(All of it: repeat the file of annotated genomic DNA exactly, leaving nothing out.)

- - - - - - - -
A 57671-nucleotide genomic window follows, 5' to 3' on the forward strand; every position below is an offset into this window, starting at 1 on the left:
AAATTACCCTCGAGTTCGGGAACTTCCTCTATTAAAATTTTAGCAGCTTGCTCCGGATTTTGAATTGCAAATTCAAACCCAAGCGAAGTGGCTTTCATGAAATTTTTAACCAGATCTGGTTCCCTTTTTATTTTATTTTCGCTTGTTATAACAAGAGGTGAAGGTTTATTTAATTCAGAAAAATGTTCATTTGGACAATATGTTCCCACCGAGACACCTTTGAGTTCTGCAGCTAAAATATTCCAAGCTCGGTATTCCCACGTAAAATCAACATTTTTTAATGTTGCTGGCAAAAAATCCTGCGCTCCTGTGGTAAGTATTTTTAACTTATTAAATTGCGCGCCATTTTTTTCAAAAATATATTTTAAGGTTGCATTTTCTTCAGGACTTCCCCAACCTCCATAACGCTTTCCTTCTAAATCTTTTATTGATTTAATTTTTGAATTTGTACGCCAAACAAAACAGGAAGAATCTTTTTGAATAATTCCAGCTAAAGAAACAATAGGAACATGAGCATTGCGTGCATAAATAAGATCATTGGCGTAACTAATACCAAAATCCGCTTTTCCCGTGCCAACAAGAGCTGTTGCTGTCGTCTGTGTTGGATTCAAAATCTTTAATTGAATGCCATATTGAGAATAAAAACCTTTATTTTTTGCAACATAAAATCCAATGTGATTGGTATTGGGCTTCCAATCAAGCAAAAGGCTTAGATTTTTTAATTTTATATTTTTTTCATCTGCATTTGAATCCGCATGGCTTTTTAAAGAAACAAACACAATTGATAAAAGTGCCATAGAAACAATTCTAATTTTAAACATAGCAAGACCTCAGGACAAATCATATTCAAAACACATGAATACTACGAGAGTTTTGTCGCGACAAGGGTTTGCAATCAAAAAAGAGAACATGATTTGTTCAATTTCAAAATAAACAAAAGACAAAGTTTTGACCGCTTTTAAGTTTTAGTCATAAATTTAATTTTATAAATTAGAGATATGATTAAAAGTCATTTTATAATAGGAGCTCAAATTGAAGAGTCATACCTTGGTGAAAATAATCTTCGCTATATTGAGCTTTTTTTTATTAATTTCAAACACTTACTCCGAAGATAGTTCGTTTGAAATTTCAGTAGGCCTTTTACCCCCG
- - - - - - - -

A 57671-nucleotide genomic window follows, 5' to 3' on the forward strand; every position below is an offset into this window, starting at 1 on the left:
AAATTACCCTCGAGTTCGGGAACTTCCTCTATTAAAATTTTAGCAGCTTGCTCCGGATTTTGAATTGCAAATTCAAACCCAAGCGAAGTGGCTTTCATGAAATTTTTAACCAGATCTGGTTCCCTTTTTATTTTATTTTCGCTTGTTATAACAAGAGGTGAAGGTTTATTTAATTCAGAAAAATGTTCATTTGGACAATATGTTCCCACCGAGACACCTTTGAGTTCTGCAGCTAAAATATTCCAAGCTCGGTATTCCCACGTAAAATCAACATTTTTTAATGTTGCTGGCAAAAAATCCTGCGCTCCTGTGGTAAGTATTTTTAACTTATTAAATTGCGCGCCATTTTTTTCAAAAATATATTTTAAGGTTGCATTTTCTTCAGGACTTCCCCAACCTCCATAACGCTTTCCTTCTAAATCTTTTATTGATTTAATTTTTGAATTTGTACGCCAAACAAAACAGGAAGAATCTTTTTGAATAATTCCAGCTAAAGAAACAATAGGAACATGAGCATTGCGTGCATAAATAAGATCATTGGCGTAACTAATACCAAAATCCGCTTTTCCCGTGCCAACAAGAGCTGTTGCTGTCGTCTGTGTTGGATTCAAAATCTTTAATTGAATGCCATATTGAGAATAAAAACCTTTATTTTTTGCAACATAAAATCCAATGTGATTGGTATTGGGCTTCCAATCAAGCAAAAGGCTTAGATTTTTTAATTTTATATTTTTTTCATCTGCATTTGAATCCGCATGGCTTTTTAAAGAAACAAACACAATTGATAAAAGTGCCATAGAAACAATTCTAATTTTAAACATAGCAAGACCTCAGGACAAATCATATTCAAAACACATGAATACTACGAGAGTTTTGTCGCGACAAGGGTTTGCAATCAAAAAAGAGAACATGATTTGTTCAATTTCAAAATAAACAAAAGACAAAGTTTTGACCGCTTTTAAGTTTTAGTCATAAATTTAATTTTATAAATTAGAGATATGATTAAAAGTCATTTTATAATAGGAGCTCAAATTGAAGAGTCATACCTTGGTGAAAATAATCTTCGCTATATTGAGCTTTTTTTTATTAATTTCAAACACTTACTCCGAAGATAGTTCGTTTGAAATTTCAGTAGGCCTTTTACCCCCG